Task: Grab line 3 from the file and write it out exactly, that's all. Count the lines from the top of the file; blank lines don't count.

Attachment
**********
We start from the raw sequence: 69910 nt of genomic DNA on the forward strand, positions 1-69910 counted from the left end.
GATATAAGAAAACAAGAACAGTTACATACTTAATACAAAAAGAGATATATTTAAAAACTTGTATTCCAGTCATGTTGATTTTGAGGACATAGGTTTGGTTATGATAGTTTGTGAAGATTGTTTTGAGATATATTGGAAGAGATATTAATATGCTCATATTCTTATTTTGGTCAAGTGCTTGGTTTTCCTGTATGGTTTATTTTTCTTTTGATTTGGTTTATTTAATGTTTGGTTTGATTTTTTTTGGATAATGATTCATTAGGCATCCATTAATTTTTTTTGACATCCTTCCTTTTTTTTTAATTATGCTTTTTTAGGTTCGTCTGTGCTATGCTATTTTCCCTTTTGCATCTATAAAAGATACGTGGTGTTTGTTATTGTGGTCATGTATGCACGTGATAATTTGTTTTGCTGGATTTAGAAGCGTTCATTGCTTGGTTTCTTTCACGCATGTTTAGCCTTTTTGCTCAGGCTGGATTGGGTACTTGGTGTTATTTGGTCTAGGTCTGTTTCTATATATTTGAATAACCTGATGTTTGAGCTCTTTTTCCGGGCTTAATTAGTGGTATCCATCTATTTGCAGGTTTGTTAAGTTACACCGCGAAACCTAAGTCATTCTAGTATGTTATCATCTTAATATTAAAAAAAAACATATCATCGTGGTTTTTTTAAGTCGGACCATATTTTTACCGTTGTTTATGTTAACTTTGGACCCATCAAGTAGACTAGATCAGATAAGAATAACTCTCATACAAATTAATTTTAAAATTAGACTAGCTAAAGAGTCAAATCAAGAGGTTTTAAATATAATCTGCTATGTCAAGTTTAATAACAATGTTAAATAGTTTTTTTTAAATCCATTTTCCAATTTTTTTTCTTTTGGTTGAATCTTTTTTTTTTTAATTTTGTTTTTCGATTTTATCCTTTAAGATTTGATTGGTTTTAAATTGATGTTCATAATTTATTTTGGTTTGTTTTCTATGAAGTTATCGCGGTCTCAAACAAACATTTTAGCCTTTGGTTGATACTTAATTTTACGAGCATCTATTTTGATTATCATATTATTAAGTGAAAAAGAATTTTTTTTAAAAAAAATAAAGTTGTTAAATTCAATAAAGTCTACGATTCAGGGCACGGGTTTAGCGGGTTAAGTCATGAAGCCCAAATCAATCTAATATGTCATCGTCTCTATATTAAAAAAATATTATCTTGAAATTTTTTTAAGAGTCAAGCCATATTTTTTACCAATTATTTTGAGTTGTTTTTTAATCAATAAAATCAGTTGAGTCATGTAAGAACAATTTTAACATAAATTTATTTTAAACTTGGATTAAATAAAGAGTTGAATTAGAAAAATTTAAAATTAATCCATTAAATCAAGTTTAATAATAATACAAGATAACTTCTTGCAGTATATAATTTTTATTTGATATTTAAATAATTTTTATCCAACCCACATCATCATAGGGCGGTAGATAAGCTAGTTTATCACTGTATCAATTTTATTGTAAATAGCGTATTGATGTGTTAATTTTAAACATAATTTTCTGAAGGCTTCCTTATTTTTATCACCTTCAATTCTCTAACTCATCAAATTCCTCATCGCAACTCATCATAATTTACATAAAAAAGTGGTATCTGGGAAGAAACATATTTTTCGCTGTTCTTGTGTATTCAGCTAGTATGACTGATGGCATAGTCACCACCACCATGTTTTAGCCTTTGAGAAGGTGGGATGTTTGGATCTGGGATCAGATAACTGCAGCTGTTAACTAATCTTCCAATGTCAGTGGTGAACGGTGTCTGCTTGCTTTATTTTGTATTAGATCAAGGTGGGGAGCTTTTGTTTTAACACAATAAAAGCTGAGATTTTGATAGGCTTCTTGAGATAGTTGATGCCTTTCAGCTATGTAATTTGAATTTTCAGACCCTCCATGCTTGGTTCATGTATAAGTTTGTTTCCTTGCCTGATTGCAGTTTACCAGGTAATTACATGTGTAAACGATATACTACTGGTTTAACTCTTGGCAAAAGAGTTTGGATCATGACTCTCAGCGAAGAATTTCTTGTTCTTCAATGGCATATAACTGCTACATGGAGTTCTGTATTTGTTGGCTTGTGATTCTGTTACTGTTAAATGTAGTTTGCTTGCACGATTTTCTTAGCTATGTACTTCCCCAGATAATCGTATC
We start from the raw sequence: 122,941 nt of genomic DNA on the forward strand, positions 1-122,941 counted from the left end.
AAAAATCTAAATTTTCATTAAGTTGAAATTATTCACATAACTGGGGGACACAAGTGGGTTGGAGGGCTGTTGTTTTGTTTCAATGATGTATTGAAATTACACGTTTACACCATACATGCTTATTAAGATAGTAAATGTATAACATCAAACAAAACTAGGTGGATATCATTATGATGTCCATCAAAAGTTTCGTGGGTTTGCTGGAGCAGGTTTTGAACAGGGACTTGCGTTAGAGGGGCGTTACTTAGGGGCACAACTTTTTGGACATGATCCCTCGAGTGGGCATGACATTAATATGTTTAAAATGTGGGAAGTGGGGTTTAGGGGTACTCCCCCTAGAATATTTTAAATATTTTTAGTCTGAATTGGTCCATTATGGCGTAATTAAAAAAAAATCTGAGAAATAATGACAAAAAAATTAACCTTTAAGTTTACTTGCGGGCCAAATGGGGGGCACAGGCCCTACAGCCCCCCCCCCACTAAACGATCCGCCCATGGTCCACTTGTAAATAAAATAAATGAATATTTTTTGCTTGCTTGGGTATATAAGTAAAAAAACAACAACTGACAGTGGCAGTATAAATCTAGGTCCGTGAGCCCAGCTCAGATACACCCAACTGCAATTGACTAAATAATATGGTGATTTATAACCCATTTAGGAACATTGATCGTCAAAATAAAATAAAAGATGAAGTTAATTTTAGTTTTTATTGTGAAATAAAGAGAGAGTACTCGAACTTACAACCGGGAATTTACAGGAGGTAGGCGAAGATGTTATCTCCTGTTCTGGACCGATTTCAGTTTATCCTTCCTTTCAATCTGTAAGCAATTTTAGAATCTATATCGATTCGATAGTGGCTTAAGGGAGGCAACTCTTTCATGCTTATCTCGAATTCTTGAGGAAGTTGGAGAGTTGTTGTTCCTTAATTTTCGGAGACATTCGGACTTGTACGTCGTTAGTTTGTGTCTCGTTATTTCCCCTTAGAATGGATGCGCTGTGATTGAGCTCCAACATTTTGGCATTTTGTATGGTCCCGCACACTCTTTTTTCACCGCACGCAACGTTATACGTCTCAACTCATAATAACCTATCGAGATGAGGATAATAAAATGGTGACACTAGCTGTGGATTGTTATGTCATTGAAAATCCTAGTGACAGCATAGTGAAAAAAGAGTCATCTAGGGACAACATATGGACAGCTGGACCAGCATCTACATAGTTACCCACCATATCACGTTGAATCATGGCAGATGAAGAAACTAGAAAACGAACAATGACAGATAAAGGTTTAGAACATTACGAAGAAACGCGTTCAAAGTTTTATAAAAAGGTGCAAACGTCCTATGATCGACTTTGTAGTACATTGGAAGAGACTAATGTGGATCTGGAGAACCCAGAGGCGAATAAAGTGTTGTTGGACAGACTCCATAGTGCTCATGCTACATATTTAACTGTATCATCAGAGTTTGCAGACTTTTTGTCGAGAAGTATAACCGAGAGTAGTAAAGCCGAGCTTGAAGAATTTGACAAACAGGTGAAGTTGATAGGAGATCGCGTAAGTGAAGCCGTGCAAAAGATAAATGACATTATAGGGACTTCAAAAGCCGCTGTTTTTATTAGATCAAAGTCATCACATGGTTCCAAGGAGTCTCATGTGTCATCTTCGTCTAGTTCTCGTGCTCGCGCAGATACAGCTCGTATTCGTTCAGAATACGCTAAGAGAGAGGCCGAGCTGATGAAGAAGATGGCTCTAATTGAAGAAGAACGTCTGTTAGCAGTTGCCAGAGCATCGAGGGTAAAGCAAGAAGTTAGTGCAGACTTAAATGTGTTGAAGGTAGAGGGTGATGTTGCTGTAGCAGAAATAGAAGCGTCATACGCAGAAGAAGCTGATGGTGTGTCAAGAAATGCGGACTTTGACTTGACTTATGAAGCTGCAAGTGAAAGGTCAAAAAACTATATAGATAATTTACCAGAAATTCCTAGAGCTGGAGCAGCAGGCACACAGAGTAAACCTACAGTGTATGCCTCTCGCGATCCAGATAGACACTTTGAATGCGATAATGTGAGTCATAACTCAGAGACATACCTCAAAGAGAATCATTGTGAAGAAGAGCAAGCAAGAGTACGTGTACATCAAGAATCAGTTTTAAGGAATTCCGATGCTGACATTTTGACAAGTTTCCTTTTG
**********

We start from the raw sequence: 122,941 nt of genomic DNA on the forward strand, positions 1-122,941 counted from the left end.